Thursday, November 29, 2012

100 Books #114 - Jean Plaidy's LIGHT ON LUCREZIA

I thoroughly enjoyed Plaidy's earlier look at the life of the infamous but possibly unfairly maligned Lucrezia Borgia, Madonna of the Seven Hills, in which Plaidy neatly focused, not on the most infamous rumors and legends about this woman and her family, but on how those nasty tales might have gotten started. This is a nice distinction, maybe -- you can't talk effectively about rumors without mentioning their content, at least in passing, after all -- but one that Plaidy is a master of making, and making into satisfying novels.

Which is why I love her, and, as I mentioned when writing about The Scarlet Contessa, a book set in pretty much the same time and place as Plaidy's Borgia books, wish she'd taken up Caterina Sforza as a subject at some point. Oh, what a glorious book that would have been!

La Sforza does make an appearance in  Light on Lucrezia. the sequel to Madonna of the Seven Hills, but only for a few pages: a swift depiction of her resistance to Cesare's military onslaught and her famously rapey personal encounter with the man after he won the battle. How Plaidy could convey this account and then pass over the notion of writing a book about Caterina will always be a mystery to me. If I'm wrong about this, and she did write about Caterina in more detail under one of her many, many pseudonyms, please, for all love, enlighten me.

But enough about the Lady of Forli; this book is about Lucrezia, picking up exactly after the previous book with the apprehensive coming of the second of her three husbands, Alfonso, illegitimate son of the king of Naples, to Rome. Plaidy protrays this marriage as utterly idyllic, marred only by what every relationship in Lucrezia's life seems to have been marred: the jealousy of the odious Cesare. Every page devoted to this marriage -- and there really aren't many of them -- foreshadows the poor Alfonso's inevitable fate, so when it comes, the reader yawns a bit. And yawns a bit further when Lucrezia predictably chooses to stick by her evil brother, whom she has been conditioned to worship and seek to please since birth.

The rest of the novel focuses on Lucrezia's third marriage, to another Alfonso, this one the heir to the Duke of Ferrara -- which is to say that things pick up from here. Ferrara is ruled by an ancient line of haughty, snotty aristocrats, the Estes (who trace their lineage to times before the Carolingians ruled a good chunk of Europe), who resent that their bloodline will now bear the taint of Borgia ancestry, too, if Lucrezia does her job and makes Este babies. Which is to say that Lucrezia is thrown into a den of vipers, with the chief she-snake being her sister-in-law, Isabella, Marquesa of Mantua, who has long regarded herself the prettiest, most stylish, most accomplished woman in Italy and so sees Lucrezia as a rival to be humiliated at every opportunity. Hilariously, the passive and pliant Lucrezia's non-reaction to Isabella's ploys (and those of Isabella's own sister-in-law, Elisabetta Gonzaga) is precisely the best way to keep her would-be rival at the height of annoyance.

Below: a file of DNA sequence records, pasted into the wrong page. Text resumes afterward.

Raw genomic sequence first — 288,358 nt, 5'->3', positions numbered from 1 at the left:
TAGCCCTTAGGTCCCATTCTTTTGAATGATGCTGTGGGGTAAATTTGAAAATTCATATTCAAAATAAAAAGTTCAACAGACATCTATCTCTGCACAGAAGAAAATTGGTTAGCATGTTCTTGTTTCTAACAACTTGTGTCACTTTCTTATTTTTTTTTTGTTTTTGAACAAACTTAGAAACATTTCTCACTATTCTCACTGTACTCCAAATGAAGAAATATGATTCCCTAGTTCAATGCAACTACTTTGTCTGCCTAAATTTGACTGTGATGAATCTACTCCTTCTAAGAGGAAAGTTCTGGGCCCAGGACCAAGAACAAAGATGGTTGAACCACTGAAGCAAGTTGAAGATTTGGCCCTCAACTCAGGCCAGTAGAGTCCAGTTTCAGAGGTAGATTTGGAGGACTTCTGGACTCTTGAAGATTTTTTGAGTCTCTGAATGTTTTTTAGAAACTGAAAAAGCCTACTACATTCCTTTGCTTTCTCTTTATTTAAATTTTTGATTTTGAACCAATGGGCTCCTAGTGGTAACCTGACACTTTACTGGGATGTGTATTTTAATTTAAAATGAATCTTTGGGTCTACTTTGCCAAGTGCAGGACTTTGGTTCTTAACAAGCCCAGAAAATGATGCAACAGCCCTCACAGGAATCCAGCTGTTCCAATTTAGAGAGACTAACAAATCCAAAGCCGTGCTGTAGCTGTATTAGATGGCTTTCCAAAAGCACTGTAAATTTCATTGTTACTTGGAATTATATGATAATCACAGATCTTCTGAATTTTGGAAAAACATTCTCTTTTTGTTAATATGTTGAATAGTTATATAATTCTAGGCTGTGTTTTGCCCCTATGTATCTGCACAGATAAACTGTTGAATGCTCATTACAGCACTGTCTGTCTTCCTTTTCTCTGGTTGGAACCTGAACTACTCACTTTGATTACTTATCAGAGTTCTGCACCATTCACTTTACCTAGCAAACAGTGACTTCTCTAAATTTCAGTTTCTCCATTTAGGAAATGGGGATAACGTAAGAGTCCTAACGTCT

As Lucrezia's domestic troubles take center stage, at last the figures of her father Rodrigo (Pope Alexander VI) and brother Cesare the Fratricide, fade into the background. This may be why a lot of readers have complained that this second Borgia novel is dull compared to the first; it lacks the dramatic focus the first book, devoted almost wholly to foreshadowing the murder of Giovanni Borgia by Cesare, had. But really? It's all in the title: Light on Lucrezia. Finally, Lucrezia Borgia is the heroine of her own life, or at least as much of one as a Renaissance Pope's only (acknowledged) daughter can be. Which is to say that the modern reader spends a lot of these books wanting to slap Lucrezia and tell her to take some control and set some boundaries, but yeah...

La Borgia's reputation seems to have been on the mend in my lifetime, and I wonder if Plaidy's books might not have helped get this started. For my part, I find her portrait of a passive people pleaser annoying but having the ring of truth to it. A pretty little girl with such monstrous relatives might well just teach herself not to see them as they were as long as they kept her in nice dresses and poets and behaved themselves when she was around, especially in a society that still exercised mighty energies to keep women in their places (the odd amazing virago like Caterina Sforza or Isabella d'Este notwithstanding; some people just don't follow the rules, no matter when they're born), and I find the idea that Lucrezia was such a one far more plausible than that she was a monstrous female Cesare, whoring and poisoning her way across Italy out of ego, malice and desire for power.

So yeah, Holliday Granger played her just right.

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